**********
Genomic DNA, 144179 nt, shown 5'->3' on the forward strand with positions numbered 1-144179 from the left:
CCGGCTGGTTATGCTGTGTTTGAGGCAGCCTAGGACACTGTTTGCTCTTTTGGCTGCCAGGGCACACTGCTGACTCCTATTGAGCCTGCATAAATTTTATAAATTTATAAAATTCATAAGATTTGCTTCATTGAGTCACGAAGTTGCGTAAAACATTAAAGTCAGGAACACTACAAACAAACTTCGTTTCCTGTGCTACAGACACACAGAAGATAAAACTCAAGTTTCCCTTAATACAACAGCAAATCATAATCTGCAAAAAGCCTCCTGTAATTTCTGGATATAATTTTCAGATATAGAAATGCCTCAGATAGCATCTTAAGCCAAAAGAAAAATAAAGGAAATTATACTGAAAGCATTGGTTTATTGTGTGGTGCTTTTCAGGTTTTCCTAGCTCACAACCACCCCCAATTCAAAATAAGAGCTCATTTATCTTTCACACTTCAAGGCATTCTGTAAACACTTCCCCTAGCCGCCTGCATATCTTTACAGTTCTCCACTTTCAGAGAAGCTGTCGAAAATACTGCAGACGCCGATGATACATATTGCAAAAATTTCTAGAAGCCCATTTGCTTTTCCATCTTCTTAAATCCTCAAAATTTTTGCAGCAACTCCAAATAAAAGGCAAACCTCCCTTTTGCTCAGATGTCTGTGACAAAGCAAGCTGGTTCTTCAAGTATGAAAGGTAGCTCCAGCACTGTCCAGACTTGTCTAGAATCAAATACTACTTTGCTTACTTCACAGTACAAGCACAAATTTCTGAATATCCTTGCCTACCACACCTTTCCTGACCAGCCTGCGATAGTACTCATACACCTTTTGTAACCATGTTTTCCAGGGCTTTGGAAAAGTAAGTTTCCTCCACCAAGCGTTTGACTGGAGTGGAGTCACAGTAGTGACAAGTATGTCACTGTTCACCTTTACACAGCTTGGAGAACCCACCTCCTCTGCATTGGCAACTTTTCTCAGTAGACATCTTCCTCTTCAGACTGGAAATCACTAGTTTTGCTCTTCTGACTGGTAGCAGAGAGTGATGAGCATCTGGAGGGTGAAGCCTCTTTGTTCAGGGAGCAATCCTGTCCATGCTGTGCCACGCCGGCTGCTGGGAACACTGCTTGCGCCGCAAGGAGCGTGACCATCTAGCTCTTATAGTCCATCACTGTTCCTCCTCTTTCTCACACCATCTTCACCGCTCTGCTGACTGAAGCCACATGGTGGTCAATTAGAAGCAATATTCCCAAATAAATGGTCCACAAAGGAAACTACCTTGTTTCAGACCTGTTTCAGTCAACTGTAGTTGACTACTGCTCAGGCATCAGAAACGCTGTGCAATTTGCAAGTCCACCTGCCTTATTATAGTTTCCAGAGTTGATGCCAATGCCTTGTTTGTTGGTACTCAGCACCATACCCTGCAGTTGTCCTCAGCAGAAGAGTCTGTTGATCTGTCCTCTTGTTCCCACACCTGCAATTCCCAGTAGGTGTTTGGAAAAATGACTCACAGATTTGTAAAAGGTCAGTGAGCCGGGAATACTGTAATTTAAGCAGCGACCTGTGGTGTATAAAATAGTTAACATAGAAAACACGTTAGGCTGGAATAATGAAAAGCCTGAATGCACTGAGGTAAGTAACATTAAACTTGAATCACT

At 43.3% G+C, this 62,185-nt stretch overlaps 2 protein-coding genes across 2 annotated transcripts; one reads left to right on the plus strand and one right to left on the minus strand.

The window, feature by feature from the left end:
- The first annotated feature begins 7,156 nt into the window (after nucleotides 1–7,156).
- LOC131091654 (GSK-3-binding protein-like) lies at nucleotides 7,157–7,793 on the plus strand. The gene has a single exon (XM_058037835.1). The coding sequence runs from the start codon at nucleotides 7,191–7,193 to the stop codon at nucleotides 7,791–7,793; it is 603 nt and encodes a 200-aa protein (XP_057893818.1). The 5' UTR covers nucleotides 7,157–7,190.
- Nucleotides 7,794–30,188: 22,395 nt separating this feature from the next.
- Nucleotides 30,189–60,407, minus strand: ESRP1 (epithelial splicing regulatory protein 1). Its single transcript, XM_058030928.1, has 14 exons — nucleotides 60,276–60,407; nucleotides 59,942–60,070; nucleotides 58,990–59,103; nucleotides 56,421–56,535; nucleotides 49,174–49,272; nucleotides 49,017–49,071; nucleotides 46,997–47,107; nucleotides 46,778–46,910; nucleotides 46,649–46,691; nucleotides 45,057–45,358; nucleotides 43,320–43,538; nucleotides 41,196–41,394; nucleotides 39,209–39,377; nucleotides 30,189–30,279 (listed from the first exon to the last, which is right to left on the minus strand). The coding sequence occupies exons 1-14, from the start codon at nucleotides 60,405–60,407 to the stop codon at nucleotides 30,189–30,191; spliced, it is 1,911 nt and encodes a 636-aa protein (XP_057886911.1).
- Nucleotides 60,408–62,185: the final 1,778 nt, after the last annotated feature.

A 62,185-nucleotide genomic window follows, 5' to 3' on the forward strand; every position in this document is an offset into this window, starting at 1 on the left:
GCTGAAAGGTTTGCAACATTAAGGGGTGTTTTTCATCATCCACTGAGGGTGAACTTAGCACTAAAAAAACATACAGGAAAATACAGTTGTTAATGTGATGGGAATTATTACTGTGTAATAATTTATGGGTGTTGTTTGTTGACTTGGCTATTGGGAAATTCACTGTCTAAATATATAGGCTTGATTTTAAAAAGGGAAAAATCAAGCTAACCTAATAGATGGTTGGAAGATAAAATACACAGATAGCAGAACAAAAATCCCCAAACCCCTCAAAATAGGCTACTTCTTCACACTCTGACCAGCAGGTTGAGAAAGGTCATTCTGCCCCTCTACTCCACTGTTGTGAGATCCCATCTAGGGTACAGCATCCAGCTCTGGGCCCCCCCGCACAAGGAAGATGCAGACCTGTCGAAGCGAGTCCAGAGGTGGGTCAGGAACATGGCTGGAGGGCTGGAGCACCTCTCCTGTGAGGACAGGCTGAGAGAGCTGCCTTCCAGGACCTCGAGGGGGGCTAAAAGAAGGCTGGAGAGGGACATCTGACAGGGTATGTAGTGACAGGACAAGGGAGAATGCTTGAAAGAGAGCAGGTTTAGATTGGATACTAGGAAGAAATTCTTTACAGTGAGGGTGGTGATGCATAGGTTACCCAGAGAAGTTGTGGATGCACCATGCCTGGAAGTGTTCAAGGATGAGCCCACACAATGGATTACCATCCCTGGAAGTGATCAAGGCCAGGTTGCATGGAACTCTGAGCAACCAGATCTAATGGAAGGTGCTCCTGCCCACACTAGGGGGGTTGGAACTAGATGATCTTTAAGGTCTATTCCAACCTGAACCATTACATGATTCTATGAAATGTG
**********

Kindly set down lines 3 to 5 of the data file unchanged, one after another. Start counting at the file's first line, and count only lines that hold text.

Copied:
At 43.3% G+C, this 62,185-nt stretch overlaps 2 protein-coding genes across 2 annotated transcripts; one reads left to right on the plus strand and one right to left on the minus strand.

The window, feature by feature from the left end:
- The first annotated feature begins 7,156 nt into the window (after nucleotides 1–7,156).